Thursday, November 15, 2012

Time To Respect Gay Rights (Gleaner Letter) .............

Here comes another letter dealing with gay rights but I would much prefer a title that says respect people as people despite sexual orientation, we probably as a whole have to decide what we really want to push for rights only first or general respect and tolerance and when I say push I do not mean only demand it as is being portrayed by some LGBT activists but live it as well with each other and our fellow man, after all our motto says out of many one people. As the International Day of Tolerance also approaches (tomorrow in fact) this letter is timely.

Below is the letter shared from the Gleaner and a comment as well.

Jamaica Gleaner Company


IF THE people in the video demanding the lynching of an individual on the University of Technology campus, who they alleged was involved in sexual act, represent the future of Jamaica then we are in a desolate place. Higher education imparts advanced knowledge and skills, develops your character and also enhances your self-esteem. You would be in a better position to make more informed decisions and bring about a great difference in your life. Watching these people at an institution reminds me of the lynch mob during Jim Crow.

My disgust is with the political directorate who remained silent on the lynching of members of the gay community, in particular the Honourable Portia Simpson Miller, prime minister of Jamaica. Mrs Simpson Miller, you are leader of the party of Michael Manley; this icon is best remembered for his relentless effort to address social justice.

The right to life, liberty and equal protection under the law is enshrined in the Constitution of Jamaica. Furthermore, Jamaica is a signatory to the United Nations Charter of Human Rights. If you cannot stand up for the most vulnerable in the society then Jamaica should remove its name from that document. Mrs Simpson Miller, if you are too timid or lack the political will to tackle big issues then you must resign because you have compromised the values and principles of the People's National Party.

The most homophobic country in the Western Hemisphere is not a label that Jamaica should be wearing as a badge of honour; it brings shame on the good name of the country. The Church is one of the organisations that are bringing shame on the country. Its silence is deafening when the most vulnerable is attacked, but it is vocal on issues of gambling. The Church has lost it moral compass; this silence is the antithesis of the values and principles espoused by the man the Church preached about.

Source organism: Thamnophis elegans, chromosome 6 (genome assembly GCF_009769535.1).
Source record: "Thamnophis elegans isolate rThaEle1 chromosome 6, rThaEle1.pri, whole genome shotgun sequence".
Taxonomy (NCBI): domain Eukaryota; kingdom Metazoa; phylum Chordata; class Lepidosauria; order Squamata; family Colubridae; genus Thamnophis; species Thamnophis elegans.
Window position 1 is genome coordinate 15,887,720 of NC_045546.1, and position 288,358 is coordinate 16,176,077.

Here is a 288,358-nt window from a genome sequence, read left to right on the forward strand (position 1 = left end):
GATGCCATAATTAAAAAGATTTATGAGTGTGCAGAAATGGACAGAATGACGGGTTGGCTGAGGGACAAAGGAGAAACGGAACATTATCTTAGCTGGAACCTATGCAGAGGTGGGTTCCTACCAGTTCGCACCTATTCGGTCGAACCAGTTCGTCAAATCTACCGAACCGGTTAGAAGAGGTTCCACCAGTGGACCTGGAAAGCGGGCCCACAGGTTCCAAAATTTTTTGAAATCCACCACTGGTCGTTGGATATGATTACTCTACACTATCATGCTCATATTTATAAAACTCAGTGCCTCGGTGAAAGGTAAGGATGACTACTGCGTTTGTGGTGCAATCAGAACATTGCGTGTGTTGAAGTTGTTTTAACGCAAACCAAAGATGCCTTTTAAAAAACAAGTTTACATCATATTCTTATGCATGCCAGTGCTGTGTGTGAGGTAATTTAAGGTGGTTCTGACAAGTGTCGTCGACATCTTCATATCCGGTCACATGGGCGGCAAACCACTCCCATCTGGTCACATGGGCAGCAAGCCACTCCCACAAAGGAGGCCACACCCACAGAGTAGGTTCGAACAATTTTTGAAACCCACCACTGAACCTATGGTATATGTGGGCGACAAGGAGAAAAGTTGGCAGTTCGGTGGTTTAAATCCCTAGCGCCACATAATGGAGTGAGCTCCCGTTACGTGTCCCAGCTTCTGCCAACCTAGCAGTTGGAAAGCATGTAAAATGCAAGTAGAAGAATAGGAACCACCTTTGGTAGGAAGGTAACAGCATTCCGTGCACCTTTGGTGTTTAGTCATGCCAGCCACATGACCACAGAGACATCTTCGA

We are living in a global village and the world is watching, and the image out there does not speak volumes of this nation. We need to grow and respect the rights of all people; we are living in a multicultural and diverse world.

Editor's note: An alliance of local church groups denounced the attack on the UTech student.

Clive George Mortley


Here is the comment that got my attention, see what you maker of it:

The right of all individuals to live in peace and security is the basis of any civilized society.

To say the Church did not speak out on the Utech matter is not correct ! Yes the church will never be good enough until it embrace the lifestyle of certain people. Is that what the Church was commissioned to do ,or the Church is supposed to teach people God's ways ?
The Christian Churches will come under increased pressure in years to come . Will other religions be pressures in like fashion to bend likewise ?

The incident at Utech was unacceptable,but Jamaica is what it is today .

We know that outside,people are not keen when ordinary Jamaicans are mobbed or murdered,but just say the word '' Gay bashing .''and the whole world is down the throat of Jamaica,denouncing it as this and that !

We should hope that the world cares about the thousands of ordinary Jamaicans that are murdered and the many other female and children who are raped and molested as much as the immediate attention,once you hear the word '' Gay .''

The safety of all Jamaicans should be the concern of enforcement in Jamaica. Bad as Jamaica many seem,being a poor black nation,there are wealthy nations where you can't approach them with any such thing !
Right in the middle east ,some countries won't even permit the discussion of some life styles.

Yes Jamaica is bad but,we are trying and we want everyone to live in peace.

I can bet when the prime minister goes abroad ,before they ask her about the suffering and poor living conditions of many ordinary Jamaicans they will greet her with some question about Gay life style as they did with Mr Golding on BBC.

and we really don't want anyone to be harmed .

Yes the University needs to train the students to be tolerant,but what more can they do ?

Some equal outrage at the rape and murder of ordinary Jamaicans would be in order too.

here is another one this time opposing:

The Gays need to respect themselves too. Stop flaunting their unaccepted lifestyle, keep what they do in privacy because no matter how much human rights attention they get, their lifestyle will never be accepted by majority of Jamaicans.

In a previous audio post/podcast I had done I had hinted that the Lawyers' Christian Fellowship did not respond to the UTECH abuse matter I checked their website and found a short press release they placed there but one wonders if it is genuine given their recent posturings on homosexuality and maintaining the buggery law and if this so called concern and condemnation is just to appease the irritated gay lobby/community?

What do you think?


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